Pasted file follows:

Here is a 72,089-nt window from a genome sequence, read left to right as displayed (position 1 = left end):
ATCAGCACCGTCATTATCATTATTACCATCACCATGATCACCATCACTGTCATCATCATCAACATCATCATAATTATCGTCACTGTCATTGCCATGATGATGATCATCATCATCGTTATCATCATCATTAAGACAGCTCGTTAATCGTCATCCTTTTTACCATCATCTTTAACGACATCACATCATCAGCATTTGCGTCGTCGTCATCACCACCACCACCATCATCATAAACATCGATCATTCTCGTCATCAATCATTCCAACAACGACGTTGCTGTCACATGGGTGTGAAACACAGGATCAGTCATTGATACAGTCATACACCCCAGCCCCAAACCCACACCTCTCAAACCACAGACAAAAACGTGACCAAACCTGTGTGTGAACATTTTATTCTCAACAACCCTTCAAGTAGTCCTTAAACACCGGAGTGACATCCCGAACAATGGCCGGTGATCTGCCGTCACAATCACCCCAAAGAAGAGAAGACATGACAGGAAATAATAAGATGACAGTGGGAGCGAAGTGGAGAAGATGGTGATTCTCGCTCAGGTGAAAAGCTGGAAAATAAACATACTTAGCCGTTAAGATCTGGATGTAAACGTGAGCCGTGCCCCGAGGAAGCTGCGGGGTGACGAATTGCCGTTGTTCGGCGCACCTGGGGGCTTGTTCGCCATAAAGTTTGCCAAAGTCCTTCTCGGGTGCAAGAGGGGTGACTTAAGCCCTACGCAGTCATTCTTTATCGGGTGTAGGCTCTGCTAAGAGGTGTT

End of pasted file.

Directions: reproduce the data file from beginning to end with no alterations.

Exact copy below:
Here is a 72,089-nt window from a genome sequence, read left to right as displayed (position 1 = left end):
ATCAGCACCGTCATTATCATTATTACCATCACCATGATCACCATCACTGTCATCATCATCAACATCATCATAATTATCGTCACTGTCATTGCCATGATGATGATCATCATCATCGTTATCATCATCATTAAGACAGCTCGTTAATCGTCATCCTTTTTACCATCATCTTTAACGACATCACATCATCAGCATTTGCGTCGTCGTCATCACCACCACCACCATCATCATAAACATCGATCATTCTCGTCATCAATCATTCCAACAACGACGTTGCTGTCACATGGGTGTGAAACACAGGATCAGTCATTGATACAGTCATACACCCCAGCCCCAAACCCACACCTCTCAAACCACAGACAAAAACGTGACCAAACCTGTGTGTGAACATTTTATTCTCAACAACCCTTCAAGTAGTCCTTAAACACCGGAGTGACATCCCGAACAATGGCCGGTGATCTGCCGTCACAATCACCCCAAAGAAGAGAAGACATGACAGGAAATAATAAGATGACAGTGGGAGCGAAGTGGAGAAGATGGTGATTCTCGCTCAGGTGAAAAGCTGGAAAATAAACATACTTAGCCGTTAAGATCTGGATGTAAACGTGAGCCGTGCCCCGAGGAAGCTGCGGGGTGACGAATTGCCGTTGTTCGGCGCACCTGGGGGCTTGTTCGCCATAAAGTTTGCCAAAGTCCTTCTCGGGTGCAAGAGGGGTGACTTAAGCCCTACGCAGTCATTCTTTATCGGGTGTAGGCTCTGCTAAGAGGTGTT